(Oircuit Oourt, 8. D. New York.
August 19, 1880.)
PnAcTICE-Bn..LS OF EXCEPTION-FILING AFTER TERM.
The power to redllceexceptions taken at trial to form, and have them signed and filed,is confined, under ordinary circumstances, to the term at which the judgment was rendered. Huller v. Ehlers, 91 U. S. 251.
A stay of proceedings was granted plaintift for 60 days from August 27, 1879, in order to enable him to prepare a bill of exceptions. Judgment was subsequently rendered December 27, 1879, and the term at which it was entered expired April 3, 1880. Held, under these cir;:umstances, that a motion to file a bill of exceptions after the expiration of the term, upon the ground of sickness from about February 25th to the latter part of May, 1880, and subsequent poverty owing to such protracted sickness, should be denied.
SAME-SAlIIE-NEW ):: ORK CODE OF PRACTICE.
The rules of the New York Code of Practice have no appl\cation to writs of error and bills of in the United States cO,urtS.-[ED.
Motion for leave, to file and serve a bill of exceptions nunc pro tunc. Scott Lord and a. a.Egan; for phtintiff. S. B. Clarke, Ass't Dist. Att'y, for defendant. CHOATE, D. J; This is a, 'tIlotion for leave to file and serve a bill of exceptions nunc pro tunc under the following circumstances: The action was for damages alleged to !laye been caused by a trespass committed in 1867. At -thWbc:itober term, 1878, on the twentieth day of December, 1878, the defendant had a verdict, and thereupon a stay of proceedings for 60 days was granted to the plaintiff. On the eighteenth of February, 1879, on the plaintiff's motion, a further stay of 60 days, after a motion for a new trial should be decided, was granted for the purpose of enabling the plaintiff to prepare a bill of excepFons. In April, 1879, the motion for a new trial was argued, and on the twenty-eighth of August, 1879, an order was entered denying the motion for a new trial. On the twenty-seventh of December, 1879, judgment was entered for the defendant on the verdict, and for his
WRAlJEN V. SHERIDAN.
costs. On the thideenth of April, 1880, a writot error was allowed, bond filed, and citation served. On the same day' a. proposed bill of exceptions was served on defendant's attorney, and returned to the plaintiff's attorney. On the twelfth of August, 1880, this motion is made. The plaintiff'saffidavit shows that from about the twenty"fifth of February to the latter part of May, 1880, he was confined to his bed by severe sickness, and unable to attend to business; that when he partially recovered "he was unable, though continually endeavoring for a long period of time, owiugta hiB proverty, sooner to serve exceptions, as, owing mainly to such protracted sickness, he had no means to pay counsel to prepare the same." The term of the court at which the judgment was entered expired Apr-iL3., 1880. ' . It is entirely clear that upon these facts the motion must be denied: The rule governing the case is thus laid down by t4e supreme court in Mnller v. Ehlers, 91, U. 8. 251:, "As early as Watton v. U. S. Wheat. 651, the power to reduce exceptions taken at the trial to form, ,and. to have them signed and filed, was" under ordinary circumstances, confined to a time not later than the term at which the judgment' was rEmdered. This, we think, is the true rule, and one to, which there should be no exceptions, withqut express order9f the court durmg the term, or ()I the parties, save under very extraordinary circumstances." Without considering the question raised by defendant's counsel of the power of the court to grant the motion, it is enough to say that the plaintiff fails entirely to show' any extraordinary circumstances justifying the exercise of the power. He had 60 days from August 27, 1879, expressly granted for the purpose of preparing his exceptions. The term continued till the third of April, and during all this time he neither shows any disability on his part, nor makes any explanation of his delay and failure to act, which can be as a satisfactory excuse for inaction. He did not even ask the court, during the term, to extend his time to prepare his bill of exceptions, nor does he show any excuse for not asking further time. To grant the motion would be a mere evasion of the rule de.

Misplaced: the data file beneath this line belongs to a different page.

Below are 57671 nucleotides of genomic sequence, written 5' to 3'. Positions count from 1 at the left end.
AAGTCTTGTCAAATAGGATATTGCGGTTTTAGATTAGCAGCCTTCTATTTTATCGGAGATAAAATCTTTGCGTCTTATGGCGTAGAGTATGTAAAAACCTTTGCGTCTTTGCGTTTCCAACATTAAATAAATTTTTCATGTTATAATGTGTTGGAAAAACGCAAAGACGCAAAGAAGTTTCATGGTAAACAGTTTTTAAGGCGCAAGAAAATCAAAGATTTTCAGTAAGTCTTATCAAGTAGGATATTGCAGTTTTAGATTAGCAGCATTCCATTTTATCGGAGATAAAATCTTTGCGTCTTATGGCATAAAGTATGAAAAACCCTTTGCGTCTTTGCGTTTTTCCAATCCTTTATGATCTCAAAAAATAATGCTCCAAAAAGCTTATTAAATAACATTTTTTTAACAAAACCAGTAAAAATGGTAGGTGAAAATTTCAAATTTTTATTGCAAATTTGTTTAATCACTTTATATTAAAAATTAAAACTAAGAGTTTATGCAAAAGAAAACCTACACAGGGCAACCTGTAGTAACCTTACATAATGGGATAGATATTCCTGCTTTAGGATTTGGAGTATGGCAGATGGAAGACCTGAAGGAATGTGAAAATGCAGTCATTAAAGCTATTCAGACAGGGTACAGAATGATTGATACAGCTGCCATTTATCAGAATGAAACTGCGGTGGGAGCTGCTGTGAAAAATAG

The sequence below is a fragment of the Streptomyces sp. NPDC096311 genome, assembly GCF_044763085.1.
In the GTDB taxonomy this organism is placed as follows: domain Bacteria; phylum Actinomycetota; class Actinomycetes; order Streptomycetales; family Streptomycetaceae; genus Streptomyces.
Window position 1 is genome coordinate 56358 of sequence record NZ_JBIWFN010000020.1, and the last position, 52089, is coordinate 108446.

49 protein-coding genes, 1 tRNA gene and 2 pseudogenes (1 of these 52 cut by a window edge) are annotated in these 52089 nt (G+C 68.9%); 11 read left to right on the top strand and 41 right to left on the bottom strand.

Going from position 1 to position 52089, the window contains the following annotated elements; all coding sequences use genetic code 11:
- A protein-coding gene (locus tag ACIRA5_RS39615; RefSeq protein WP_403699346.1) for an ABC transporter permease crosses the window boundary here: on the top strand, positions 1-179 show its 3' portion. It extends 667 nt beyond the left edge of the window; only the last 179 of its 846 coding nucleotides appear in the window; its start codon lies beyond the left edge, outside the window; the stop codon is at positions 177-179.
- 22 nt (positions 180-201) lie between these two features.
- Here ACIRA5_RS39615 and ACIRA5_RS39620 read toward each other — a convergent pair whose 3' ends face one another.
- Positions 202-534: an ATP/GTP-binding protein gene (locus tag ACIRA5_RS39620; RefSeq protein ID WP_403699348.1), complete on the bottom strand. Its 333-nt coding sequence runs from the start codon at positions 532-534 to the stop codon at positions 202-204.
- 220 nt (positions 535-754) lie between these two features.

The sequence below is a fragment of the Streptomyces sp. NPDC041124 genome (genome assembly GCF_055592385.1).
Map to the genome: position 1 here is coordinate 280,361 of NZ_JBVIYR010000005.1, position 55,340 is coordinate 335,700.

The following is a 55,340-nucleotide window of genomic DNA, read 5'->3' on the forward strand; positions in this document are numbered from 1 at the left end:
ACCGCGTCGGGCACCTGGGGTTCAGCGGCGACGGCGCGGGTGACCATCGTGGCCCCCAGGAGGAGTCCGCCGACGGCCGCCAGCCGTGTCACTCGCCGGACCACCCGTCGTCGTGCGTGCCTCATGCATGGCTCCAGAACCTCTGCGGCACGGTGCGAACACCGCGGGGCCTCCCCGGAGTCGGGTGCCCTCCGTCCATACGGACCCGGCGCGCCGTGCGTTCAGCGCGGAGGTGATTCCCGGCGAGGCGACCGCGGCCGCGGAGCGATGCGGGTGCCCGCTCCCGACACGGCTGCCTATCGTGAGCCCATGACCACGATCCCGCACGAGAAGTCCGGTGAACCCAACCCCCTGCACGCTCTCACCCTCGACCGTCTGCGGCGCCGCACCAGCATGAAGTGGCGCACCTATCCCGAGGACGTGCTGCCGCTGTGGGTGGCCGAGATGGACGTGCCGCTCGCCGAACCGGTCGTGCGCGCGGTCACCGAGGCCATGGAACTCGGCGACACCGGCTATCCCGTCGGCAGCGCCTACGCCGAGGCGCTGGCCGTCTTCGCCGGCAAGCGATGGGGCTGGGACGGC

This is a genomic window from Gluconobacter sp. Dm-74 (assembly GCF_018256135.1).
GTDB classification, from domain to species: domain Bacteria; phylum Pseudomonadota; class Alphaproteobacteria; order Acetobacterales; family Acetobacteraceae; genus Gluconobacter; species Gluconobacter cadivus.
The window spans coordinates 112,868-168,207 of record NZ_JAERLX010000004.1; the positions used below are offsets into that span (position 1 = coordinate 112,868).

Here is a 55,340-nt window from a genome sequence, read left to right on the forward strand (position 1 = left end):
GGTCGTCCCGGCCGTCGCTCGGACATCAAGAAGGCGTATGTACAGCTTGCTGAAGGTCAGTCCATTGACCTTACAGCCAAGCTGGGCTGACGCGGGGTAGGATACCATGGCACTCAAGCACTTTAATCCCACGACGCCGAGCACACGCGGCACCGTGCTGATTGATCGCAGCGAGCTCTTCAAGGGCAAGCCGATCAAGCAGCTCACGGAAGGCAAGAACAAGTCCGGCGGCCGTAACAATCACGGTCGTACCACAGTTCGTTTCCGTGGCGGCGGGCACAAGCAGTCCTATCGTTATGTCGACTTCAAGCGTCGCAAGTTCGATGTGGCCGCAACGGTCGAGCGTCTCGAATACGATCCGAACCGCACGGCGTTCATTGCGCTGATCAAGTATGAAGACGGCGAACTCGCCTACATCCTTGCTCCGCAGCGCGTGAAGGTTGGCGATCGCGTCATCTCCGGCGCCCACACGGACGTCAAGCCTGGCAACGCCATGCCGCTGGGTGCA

elared by the supreme court as applicable to such cases. See, also, Herbe1'tv. Butler, 14 Blatchf. 357; EagleManu}'g 00. v. Draper, ld. 334. It is suggested that the rules of practice, under the New York code of procedure, entitle the plaintiff to relief. The rules of the state code of practice can have no application to writs of error and bills of exception in the United States courts-proceedings entirely unknown in the state practice in civil causes. Motion denied.
UNITED STATES fJ. FOUR STAND CASKS,
(Circuit Oourt, E. D. Pennsylvania. January 81, 1881;)
REVENUE LAWS-DISTILLED SpunTs-FAILURE TO STAMP "STAND CASKS "-FOUFEITURE--OONSTRUCTION OF STATUTE·
.. Stand casks," forming part of the fixtures of a retail liquor saloon, and used· for holding distilled spirits, are Dot required to be stamped, and their contents are not liable to forfeiture under section 3289, Rev. St., because of the absence of such,stamp.
Appeal from decree of district court dismissing a libel of information for forfeiture against certain cask;s of distilled spirits. The district court had held that the contents of large ornamental casks, forming part of the fixtures of a retail liquor store, and known as "stand casks," were not liable to forfeiture under section 3289, Rev. St., for want of a stamp. The case and opinion of the court were fully reported in 3 FED. REP. 20. The United States appealed to the circuit court. Jolin K. Valentine, U. S: Dist. Att'y, for appellant. Richard P. White, for appellee. Decree affirmed, (no opinion.)
.Reported by Frank P. Prichard, Esq., of the Philadelphia bar.